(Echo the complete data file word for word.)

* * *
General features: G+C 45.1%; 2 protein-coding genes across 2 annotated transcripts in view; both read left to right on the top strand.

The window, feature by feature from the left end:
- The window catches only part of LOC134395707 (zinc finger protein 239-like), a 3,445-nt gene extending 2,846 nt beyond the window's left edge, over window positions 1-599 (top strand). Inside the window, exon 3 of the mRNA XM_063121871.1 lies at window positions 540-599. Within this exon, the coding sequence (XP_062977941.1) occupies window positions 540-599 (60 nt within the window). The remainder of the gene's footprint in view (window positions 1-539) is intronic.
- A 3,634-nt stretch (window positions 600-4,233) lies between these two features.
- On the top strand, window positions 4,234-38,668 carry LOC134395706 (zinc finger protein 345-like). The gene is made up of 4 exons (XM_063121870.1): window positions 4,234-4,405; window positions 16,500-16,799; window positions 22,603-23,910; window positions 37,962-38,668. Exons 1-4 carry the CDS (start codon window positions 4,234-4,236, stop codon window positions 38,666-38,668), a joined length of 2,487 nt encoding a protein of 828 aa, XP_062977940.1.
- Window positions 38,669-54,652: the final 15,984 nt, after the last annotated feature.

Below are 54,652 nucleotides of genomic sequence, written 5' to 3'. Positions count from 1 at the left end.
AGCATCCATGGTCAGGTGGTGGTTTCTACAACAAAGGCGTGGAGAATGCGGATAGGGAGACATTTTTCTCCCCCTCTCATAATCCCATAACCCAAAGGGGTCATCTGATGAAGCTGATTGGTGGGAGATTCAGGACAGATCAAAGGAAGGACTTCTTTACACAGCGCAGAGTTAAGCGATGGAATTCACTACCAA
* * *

General features: G+C 45.1%; 2 protein-coding genes across 2 annotated transcripts in view; both read left to right on the top strand.

The window, feature by feature from the left end:
- The window catches only part of LOC134395707 (zinc finger protein 239-like), a 3,445-nt gene extending 2,846 nt beyond the window's left edge, over window positions 1-599 (top strand). Inside the window, exon 3 of the mRNA XM_063121871.1 lies at window positions 540-599. Within this exon, the coding sequence (XP_062977941.1) occupies window positions 540-599 (60 nt within the window). The remainder of the gene's footprint in view (window positions 1-539) is intronic.
- A 3,634-nt stretch (window positions 600-4,233) lies between these two features.
- On the top strand, window positions 4,234-38,668 carry LOC134395706 (zinc finger protein 345-like). The gene is made up of 4 exons (XM_063121870.1): window positions 4,234-4,405; window positions 16,500-16,799; window positions 22,603-23,910; window positions 37,962-38,668. Exons 1-4 carry the CDS (start codon window positions 4,234-4,236, stop codon window positions 38,666-38,668), a joined length of 2,487 nt encoding a protein of 828 aa, XP_062977940.1.
- Window positions 38,669-54,652: the final 15,984 nt, after the last annotated feature.

Below are 54,652 nucleotides of genomic sequence, written 5' to 3'. Positions count from 1 at the left end.
AGCATCCATGGTCAGGTGGTGGTTTCTACAACAAAGGCGTGGAGAATGCGGATAGGGAGACATTTTTCTCCCCCTCTCATAATCCCATAACCCAAAGGGGTCATCTGATGAAGCTGATTGGTGGGAGATTCAGGACAGATCAAAGGAAGGACTTCTTTACACAGCGCAGAGTTAAGCGATGGAATTCACTACCAA